For example:

oci certs-mgmt certificate-authority list --compartment-id ocid1.compartment.oc1..<unique_id>

Or, to list CAs that match a specific lifecycle state:

oci certs-mgmt certificate-authority list --lifecycle-state <CA_lifecycle_state>

For example:

oci certs-mgmt certificate-authority list --lifecycle-state ACTIVE
Listing Certificate Authority Versions

Use the CLI to list certificate authority (CA) versions.

Open a command prompt and run oci certs-mgmt certificate-authority-version list to list versions for a given CA.

oci certs-mgmt certificate-authority-version list --certificate-authority-id <CA_OCID>

For example:

oci certs-mgmt certificate-authority-version list --certificate-authority-id ocid1.certificateauthority.oc1.<region>.<unique_id>
Viewing Certificate Authority Details

Use the CLI to view certificate authority (CA) details.

Open a command prompt and run oci certs-mgmt certificate-authority get to view a CA's details.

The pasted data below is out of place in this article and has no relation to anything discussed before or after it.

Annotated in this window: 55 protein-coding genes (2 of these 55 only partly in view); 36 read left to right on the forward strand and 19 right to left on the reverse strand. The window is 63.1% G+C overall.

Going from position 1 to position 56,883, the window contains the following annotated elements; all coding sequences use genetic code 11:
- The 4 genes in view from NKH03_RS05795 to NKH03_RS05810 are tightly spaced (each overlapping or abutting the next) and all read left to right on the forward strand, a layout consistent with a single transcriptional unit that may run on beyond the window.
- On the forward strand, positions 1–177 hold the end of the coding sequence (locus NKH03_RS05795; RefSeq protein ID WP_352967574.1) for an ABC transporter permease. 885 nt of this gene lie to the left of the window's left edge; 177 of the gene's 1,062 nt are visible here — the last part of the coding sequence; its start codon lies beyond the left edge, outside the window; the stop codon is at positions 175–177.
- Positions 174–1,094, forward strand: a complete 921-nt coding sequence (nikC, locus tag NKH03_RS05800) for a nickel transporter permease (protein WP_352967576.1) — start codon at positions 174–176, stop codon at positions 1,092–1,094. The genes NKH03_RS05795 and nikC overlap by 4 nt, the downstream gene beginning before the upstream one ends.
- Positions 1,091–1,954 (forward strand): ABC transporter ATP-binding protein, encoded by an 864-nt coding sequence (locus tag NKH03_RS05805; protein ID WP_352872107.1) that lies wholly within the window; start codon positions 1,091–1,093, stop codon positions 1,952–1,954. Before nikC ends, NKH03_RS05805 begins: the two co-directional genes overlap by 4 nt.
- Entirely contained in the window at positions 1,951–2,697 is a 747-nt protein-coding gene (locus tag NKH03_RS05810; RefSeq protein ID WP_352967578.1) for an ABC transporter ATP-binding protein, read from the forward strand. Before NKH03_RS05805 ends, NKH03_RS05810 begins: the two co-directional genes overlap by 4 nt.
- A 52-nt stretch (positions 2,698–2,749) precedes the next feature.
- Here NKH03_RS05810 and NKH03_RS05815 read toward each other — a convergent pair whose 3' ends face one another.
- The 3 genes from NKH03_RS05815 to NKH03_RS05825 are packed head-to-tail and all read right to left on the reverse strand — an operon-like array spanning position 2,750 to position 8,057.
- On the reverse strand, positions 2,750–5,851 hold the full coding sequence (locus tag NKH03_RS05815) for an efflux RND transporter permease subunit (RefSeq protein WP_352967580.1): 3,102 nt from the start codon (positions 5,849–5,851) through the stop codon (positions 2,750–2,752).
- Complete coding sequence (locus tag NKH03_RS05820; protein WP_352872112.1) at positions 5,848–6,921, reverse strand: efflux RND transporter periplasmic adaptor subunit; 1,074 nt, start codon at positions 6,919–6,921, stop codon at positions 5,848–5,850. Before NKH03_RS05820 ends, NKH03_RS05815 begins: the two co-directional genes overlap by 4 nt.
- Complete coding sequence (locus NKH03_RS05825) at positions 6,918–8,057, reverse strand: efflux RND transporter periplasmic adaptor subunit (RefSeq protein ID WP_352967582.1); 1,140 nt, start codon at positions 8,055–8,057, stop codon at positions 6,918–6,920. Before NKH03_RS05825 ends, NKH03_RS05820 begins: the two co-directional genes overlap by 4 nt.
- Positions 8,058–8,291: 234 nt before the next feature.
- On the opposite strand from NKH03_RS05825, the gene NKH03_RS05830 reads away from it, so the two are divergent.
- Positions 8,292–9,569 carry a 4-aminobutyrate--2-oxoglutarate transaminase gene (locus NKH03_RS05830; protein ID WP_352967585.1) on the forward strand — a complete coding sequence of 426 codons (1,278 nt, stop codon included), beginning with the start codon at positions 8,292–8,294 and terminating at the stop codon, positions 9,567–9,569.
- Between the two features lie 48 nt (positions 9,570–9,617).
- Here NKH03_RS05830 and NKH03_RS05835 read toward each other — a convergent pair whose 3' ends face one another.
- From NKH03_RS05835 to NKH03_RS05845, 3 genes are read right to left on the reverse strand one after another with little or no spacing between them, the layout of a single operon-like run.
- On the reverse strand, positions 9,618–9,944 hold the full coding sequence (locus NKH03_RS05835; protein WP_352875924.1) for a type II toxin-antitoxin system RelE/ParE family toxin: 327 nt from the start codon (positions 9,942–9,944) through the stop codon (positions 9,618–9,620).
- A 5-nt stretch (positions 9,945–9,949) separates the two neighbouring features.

oci certs-mgmt certificate-authority get --certificate-authority-id <CA_OCID>

For example:

oci certs-mgmt certificate-authority get --certificate-authority-id ocid1.certificateauthority.oc1.<region>.<unique_id>
Viewing Certificate Authority Version Details

Use the CLI to view certificate authority (CA) version details.

Open a command prompt and run oci certs-mgmt certificate-authority-version get to view a CA version's details.

oci certs-mgmt certificate-authority-version get --certificate-authority-id <CA_OCID> --version-number <version_number>

For example:

oci certs-mgmt certificate-authority-version get --certificate-authority-id ocid1.certificateauthority.oc1.<region>.<unique_id> --version-number 2
Editing a Certificate Authority

Use the CLI to edit a certificate authority (CA).

This topic describes how to edit a CA's description. You can also update a CA's rules and revocation configuration. For information about using the CLI to update a CA's rules, see Editing Certificate Authority Rules. For information about using the CLI to update a CA's revocation configuration, see Editing a Certificate Revocation List.

Furthermore, the command you use to update a CA depends on whether it is a root CA or a subordinate CA.

To edit the description of a root CA, open a command prompt and run oci certs-mgmt certificate-authority update-root-ca-by-generating-config-details:

oci certs-mgmt certificate-authority update-root-ca-by-generating-config-details --certificate-authority-id <CA_OCID> --description <new_description>

For example: